The day your teenager leaves for college is challenging on a number of levels. It’s hard to believe that bundle of joy who not that long ago was struggling to crawl across the carpet is now leaving the family home to live independently. Your heart is swelling with pride, but your brain is swirling with fears and concerns. You know you have to let go, and although it may not feel like it you’re going to be just fine. But perhaps you don’t know that your kid is just as conflicted as you are. Right now he’s nothing but excited, and who can blame him? But at some point, whether on the long car or plane ride or maybe during that first night away from home his own concerns and anxieties will arise. It’s a huge change, and won’t go off without a hitch even in the best case scenario. Luckily there’s a lot you can do to help things along. Here are a couple of tips you can use to help your kids adjust to life in college.
First of all, you should help him focus on healthy behaviors. It’s so easy to get run down at college, and packing on the ‘Freshman Fifteen’ or dealing with the flu or mono could put a real damper on your child’s first year. It’s going to be incredibly tempting to stay up late, drink gallons of coffee and eat junk food, and there’s certainly a place for that. But it all needs to be balanced out. Encourage him to maintain an exercise regimen, and make sure he’s well aware of the school’s gym facilities. Get him a bicycle, so he can take advantage of built-in exercise opportunities, and make sure he has plenty of money on his school cafeteria account so he always has healthy food options. And when you send care packages, sneak in some heathy snacks and vitamins along with those requested treats.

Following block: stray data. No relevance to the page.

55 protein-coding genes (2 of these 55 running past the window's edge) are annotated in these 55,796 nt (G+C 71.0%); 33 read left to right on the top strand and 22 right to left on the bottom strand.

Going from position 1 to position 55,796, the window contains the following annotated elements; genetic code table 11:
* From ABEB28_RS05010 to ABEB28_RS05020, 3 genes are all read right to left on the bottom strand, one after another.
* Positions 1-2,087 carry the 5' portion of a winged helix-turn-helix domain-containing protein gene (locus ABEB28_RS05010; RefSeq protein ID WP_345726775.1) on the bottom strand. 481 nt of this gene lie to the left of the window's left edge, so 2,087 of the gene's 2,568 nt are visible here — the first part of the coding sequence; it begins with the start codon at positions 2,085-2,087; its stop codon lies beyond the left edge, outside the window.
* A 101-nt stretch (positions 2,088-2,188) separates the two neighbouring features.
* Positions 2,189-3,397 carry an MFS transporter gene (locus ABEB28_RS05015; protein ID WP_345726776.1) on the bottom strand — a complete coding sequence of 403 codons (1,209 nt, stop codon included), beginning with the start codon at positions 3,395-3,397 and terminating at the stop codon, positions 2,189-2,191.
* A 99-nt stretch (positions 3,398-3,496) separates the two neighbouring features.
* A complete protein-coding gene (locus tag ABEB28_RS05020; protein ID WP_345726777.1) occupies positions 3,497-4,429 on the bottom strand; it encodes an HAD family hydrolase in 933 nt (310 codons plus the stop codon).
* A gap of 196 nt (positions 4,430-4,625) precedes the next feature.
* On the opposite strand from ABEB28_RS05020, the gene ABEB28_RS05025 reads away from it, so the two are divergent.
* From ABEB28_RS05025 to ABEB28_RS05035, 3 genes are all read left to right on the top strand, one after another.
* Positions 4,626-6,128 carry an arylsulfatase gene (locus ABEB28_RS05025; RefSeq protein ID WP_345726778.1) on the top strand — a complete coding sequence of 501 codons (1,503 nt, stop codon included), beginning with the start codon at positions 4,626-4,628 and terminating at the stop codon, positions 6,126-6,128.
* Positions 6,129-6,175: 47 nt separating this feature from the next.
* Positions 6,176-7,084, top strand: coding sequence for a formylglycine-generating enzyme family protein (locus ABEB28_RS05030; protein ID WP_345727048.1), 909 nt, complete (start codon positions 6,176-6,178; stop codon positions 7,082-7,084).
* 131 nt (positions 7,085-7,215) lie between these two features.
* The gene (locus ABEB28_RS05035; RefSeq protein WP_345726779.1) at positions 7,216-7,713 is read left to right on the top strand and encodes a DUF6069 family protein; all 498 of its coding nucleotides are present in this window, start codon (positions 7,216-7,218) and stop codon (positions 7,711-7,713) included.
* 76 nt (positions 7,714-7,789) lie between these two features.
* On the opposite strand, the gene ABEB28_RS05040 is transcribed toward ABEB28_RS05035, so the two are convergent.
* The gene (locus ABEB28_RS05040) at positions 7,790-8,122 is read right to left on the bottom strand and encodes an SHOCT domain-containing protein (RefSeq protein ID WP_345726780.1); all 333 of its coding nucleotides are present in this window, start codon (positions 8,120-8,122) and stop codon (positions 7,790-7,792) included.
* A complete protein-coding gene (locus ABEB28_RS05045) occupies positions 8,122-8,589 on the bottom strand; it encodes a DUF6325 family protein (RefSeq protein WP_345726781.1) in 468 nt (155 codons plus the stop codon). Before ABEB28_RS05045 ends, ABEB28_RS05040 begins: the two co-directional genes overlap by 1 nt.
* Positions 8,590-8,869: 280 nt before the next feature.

Adapting to college life can be a complicated struggle, and if things don’t go as your child hoped it can feel like he is totally on his own. The best thing you can do is remind him he’s not alone. Don’t be afraid to share some of your own college experiences, the good, the bad and the ugly. You might even ‘accidentally’ let slip an adult mistake you made back then. Your relationship with your child is changing, becoming more grown up, so sharing in a way that shows you’re not perfect may be just what he needs. And make sure your child knows you are there if he needs you. Send him off with an unlimited cell phone plan, or with a prepaid phone card so he can reach out whenever he wants.
There are also some practical changes that must be addressed. Your child will now be managing his finances and expenses in a more adult manner than ever before. Even if you are covering most of the college expenses, help him begin to embrace that experience. Set him up with a debit card connected to a joint account. Encourage him to start dealing with his monthly expenses, regardless of who is actually paying them. He’s got to get used to this adult responsibility, and getting into that flow right from the beginning of college will come in handy when it comes to juggling part-time jobs and making sure he has enough money to cover the expenses of each semester.
Finally, remind your child that there’s nothing wrong with asking for help. He’s not going to know it all when he heads off to school, and he shouldn’t expect to. Set up a conversation with a guidance counselor, and even consider joining him for the meeting. Most people don’t take their freshman year studies that seriously. But if your child has any sort of graduate program in mind, such as a masters degree in public health, his grades in even the most basic pre-requisite will be important. Help your child begin to think of his education as a tool to reach his lifelong goals, and that will give a meaning to all of the growing pains.